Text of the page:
Members of al-Islah, notably al-Roken and al-Mansoori, “communicated with international organizations including Human Rights Watch,” “sought to control the associations of teachers and lawyers in the UAE,” and “communicated with embassies of other countries,” the judgment said.

Al-Mansoori acknowledged in the judgment that he ran a website and participated in televised political debates broadcast from outside of the UAE. According to the judgment, “when confronted that some of his speeches… were defamation of the state and its government and an attempt to incite internal public opinion against them, he said that he depicted the reality and what he talked about was the result of violations by some officials of UAE laws and its constitution.”

The preamble to the UAE’s 1971 constitution states that the country will progress “by steps toward a comprehensive, representative, democratic regime.”

The judgment says that investigators “confronted” al-Roken with a Whatsapp text on his phone titled “Emirati citizen: where to?” The message asked why a prominent Kuwaiti Islamic scholar had been banned from entering the UAE, and included a link to an Associated Press article on the detention in 2011 of five UAE nationals whom al-Roken represented and a text message linking to the UAE page of the Human Rights Watch website. According to the judgment, al-Roken described his role as to provide “balanced political analysis based on information about many issues.”

Twenty-nine pages of the judgment summarize details of four audio recordings of al-Islah members discussing domestic political issues that, according to the judgment, total more than 22 hours. The judgment quotes some short excerpts verbatim, but paraphrases much of what the speakers allegedly said.

On May 26, 2011, according to the verdict, one speaker posed a question of how the group should respond to the Arab uprisings: “Dear brothers, in the midst of the revolutions that took place in the Arab world, such as in Egypt and other countries, what is our role in this great movement within the region? Do we have to participate and go to the streets with them or do we have another role?” Another speaker at a February 6, 2012 meeting said, “Our Tahrir Square is Twitter.”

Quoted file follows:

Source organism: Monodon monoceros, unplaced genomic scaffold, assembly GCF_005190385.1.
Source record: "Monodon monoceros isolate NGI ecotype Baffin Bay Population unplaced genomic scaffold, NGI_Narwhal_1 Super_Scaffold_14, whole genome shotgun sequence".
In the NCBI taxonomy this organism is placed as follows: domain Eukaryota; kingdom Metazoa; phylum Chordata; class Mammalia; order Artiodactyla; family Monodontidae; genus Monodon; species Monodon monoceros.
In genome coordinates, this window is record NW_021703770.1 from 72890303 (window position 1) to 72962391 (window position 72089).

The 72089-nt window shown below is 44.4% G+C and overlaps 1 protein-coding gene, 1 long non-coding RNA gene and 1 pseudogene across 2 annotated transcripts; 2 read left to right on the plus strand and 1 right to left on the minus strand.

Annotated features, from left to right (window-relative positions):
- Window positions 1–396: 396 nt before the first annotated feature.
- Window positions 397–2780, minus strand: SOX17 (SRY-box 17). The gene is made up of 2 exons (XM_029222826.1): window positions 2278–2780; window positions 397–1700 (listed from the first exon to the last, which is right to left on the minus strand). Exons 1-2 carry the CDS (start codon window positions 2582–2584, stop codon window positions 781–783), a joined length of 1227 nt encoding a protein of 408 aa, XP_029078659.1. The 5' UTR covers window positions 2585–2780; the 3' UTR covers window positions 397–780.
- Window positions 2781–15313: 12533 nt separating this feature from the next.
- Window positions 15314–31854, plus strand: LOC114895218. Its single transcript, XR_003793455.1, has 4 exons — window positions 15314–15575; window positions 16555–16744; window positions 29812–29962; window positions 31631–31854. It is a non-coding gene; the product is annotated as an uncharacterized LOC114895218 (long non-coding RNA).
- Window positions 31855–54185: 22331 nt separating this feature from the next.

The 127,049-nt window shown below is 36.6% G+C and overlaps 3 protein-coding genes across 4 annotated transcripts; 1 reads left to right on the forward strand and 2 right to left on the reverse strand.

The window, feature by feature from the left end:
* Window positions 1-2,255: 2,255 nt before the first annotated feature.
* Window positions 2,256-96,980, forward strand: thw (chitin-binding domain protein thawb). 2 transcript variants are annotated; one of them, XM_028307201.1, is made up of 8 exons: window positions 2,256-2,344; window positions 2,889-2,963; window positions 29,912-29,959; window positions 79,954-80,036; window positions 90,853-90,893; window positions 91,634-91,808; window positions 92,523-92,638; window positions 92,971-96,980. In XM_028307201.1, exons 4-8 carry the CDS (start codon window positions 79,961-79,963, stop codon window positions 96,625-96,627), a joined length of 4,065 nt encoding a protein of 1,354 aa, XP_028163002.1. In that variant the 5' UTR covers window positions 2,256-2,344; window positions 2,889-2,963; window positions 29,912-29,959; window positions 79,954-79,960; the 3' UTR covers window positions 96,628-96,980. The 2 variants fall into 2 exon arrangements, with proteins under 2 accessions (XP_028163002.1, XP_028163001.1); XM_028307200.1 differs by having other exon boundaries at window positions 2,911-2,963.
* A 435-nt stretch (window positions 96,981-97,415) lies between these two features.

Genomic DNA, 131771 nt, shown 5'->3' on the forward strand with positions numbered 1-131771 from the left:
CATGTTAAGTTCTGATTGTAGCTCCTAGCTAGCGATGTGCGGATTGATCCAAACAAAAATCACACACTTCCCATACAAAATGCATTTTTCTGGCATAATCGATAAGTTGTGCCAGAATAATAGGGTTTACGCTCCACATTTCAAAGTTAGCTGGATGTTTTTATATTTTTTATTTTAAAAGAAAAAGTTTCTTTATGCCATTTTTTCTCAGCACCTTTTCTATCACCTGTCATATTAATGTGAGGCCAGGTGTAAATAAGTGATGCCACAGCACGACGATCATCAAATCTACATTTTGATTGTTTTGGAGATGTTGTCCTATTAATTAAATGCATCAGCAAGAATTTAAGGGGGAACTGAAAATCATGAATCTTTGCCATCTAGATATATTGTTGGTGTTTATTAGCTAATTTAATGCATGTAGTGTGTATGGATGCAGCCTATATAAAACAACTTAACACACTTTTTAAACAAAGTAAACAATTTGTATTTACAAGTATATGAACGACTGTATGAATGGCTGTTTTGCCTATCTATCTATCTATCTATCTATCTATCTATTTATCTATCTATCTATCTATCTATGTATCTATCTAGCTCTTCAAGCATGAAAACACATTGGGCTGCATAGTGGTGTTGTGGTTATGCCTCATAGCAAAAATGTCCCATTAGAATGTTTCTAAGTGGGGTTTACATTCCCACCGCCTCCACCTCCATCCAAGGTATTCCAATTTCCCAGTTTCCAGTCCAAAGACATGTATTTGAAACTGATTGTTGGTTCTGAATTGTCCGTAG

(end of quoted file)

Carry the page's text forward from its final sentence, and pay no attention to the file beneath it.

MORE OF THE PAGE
Much of what the recordings apparently describe is peaceful political debate. During the February 6, 2012 conversation, one speaker posed a range of questions that included, “Are Emirati nationals afraid to express their opinions?”; “How do you feel when you know that your job depends on the approval of certain bodies?”; and, “Can economic prosperity come before human dignity?” The judgment even quotes one of the speakers expressing what might be considered exculpatory evidence: “I want to conclude that we in the United Arab Emirates are not a threat to the security of the people or the systems of the regime.”

The right to freedom of association guarantees everyone the right to join with others to attain a particular objective. Article 24 of the Arab Charter on Human Rights and article 33 of the UAE Constitution protect this right with the caveat that it is only guaranteed “within the limits of the law.”

“This judgment sends a message to Emirati citizens that engaging in free-thinking political debate and criticizing their government are treasonous acts,” Stork said. “In the current repressive climate the best way for Emiratis to stay out of jail is for them to exercise their right to remain silent.”